Sam Mattera has no position in any stocks mentioned. The Motley Fool recommends Google (A shares) and Google (C shares). The Motley Fool owns shares of Google (A shares), Google (C shares), and Microsoft. Try any of our Foolish newsletter services free for 30 days. We Fools may not all hold the same opinions, but we all believe that considering a diverse range of insights makes us better investors. The Motley Fool has a disclosure policy.

4 in 5 Americans Are Ignoring Buffett's Warning

Don't be one of them.

Jun 12, 2015 at 5:01PM

Admitting fear is difficult.

So you can imagine how shocked I was to find out Warren Buffett recently told a select number of investors about the cutting-edge technology that's keeping him awake at night.

This past May, The Motley Fool sent 8 of its best stock analysts to Omaha, Nebraska to attend the Berkshire Hathaway annual shareholder meeting. CEO Warren Buffett and Vice Chairman Charlie Munger fielded questions for nearly 6 hours.
The catch was: Attendees weren't allowed to record any of it. No audio. No video. 

Our team of analysts wrote down every single word Buffett and Munger uttered. Over 16,000 words. But only two words stood out to me as I read the detailed transcript of the event: "Real threat."

That's how Buffett responded when asked about this emerging market that is already expected to be worth more than $2 trillion in the U.S. alone. Google has already put some of its best engineers behind the technology powering this trend.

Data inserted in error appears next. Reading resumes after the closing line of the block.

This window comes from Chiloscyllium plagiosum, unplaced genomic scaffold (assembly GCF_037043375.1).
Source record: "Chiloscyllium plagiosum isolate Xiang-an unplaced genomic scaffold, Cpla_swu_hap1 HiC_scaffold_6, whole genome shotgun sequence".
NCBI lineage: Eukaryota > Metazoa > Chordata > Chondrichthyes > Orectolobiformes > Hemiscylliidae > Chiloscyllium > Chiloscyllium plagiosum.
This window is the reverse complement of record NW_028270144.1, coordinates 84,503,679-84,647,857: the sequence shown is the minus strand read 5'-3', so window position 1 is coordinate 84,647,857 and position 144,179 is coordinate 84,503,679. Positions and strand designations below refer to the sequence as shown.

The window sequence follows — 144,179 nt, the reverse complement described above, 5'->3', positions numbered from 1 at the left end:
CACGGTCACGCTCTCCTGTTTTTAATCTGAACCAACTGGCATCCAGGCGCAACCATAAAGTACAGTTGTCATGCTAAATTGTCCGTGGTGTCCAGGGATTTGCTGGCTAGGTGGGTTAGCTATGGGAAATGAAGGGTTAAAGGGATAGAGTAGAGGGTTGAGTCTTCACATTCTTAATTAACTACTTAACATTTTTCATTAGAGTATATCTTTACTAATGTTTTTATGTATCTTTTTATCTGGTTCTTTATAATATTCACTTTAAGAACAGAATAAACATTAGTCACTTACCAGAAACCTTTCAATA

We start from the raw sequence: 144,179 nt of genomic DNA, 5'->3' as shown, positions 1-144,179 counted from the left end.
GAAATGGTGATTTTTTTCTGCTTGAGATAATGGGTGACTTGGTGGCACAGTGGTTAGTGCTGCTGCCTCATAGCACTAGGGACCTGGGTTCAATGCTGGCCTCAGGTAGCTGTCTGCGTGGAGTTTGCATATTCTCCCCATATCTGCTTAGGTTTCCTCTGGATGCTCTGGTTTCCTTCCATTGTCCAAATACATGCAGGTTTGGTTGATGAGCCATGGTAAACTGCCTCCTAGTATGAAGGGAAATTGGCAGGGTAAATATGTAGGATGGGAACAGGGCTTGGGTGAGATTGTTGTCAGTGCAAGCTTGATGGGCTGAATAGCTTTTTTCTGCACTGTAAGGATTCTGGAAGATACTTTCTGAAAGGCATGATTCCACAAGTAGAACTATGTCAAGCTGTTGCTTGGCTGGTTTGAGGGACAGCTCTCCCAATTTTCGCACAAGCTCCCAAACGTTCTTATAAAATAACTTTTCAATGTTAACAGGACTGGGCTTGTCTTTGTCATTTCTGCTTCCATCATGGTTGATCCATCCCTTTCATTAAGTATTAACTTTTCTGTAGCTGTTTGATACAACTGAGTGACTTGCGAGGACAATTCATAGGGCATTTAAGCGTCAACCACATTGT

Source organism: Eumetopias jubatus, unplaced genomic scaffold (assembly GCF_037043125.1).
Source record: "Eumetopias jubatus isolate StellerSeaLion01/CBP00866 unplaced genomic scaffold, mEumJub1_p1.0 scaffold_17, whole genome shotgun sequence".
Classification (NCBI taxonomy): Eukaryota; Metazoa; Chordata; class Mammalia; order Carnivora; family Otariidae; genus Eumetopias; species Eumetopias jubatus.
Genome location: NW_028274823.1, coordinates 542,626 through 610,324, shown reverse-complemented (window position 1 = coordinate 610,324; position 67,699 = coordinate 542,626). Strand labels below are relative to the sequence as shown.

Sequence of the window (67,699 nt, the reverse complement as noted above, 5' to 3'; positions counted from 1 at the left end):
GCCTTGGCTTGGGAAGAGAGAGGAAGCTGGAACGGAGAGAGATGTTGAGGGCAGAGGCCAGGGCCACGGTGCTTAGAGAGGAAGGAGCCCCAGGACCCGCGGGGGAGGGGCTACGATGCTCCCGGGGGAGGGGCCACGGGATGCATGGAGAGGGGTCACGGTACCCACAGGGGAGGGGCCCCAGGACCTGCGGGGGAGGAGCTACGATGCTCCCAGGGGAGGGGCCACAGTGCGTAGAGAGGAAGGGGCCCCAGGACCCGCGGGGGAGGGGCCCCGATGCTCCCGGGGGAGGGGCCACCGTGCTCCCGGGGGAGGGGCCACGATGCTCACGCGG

The amazing thing is, while Buffett may be nervous, the rest of us can invest in this new industry BEFORE the old money realizes what hit them.

KPMG advises we're "on the cusp of revolutionary change" coming much "sooner than you think."

Even one legendary MIT professor had to recant his position that the technology was "beyond the capability of computer science." (He recently confessed to The Wall Street Journal that he's now a believer and amazed "how quickly this technology caught on.")

Yet according to one J.D. Power and Associates survey, only 1 in 5 Americans are even interested in this technology, much less ready to invest in it. Needless to say, you haven't missed your window of opportunity. 

Think about how many amazing technologies you've watched soar to new heights while you kick yourself thinking, "I knew about that technology before everyone was talking about it, but I just sat on my hands." 

Don't let that happen again. This time, it should be your family telling you, "I can't believe you knew about and invested in that technology so early on."

That's why I hope you take just a few minutes to access the exclusive research our team of analysts has put together on this industry and the one stock positioned to capitalize on this major shift.

Click here to learn about this incredible technology before Buffett stops being scared and starts buying!

David Hanson owns shares of Berkshire Hathaway and American Express. The Motley Fool recommends and owns shares of Berkshire Hathaway, Google, and Coca-Cola.We Fools don't all hold the same opinions, but we all believe that considering a diverse range of insights makes us better investors. The Motley Fool has a disclosure policy.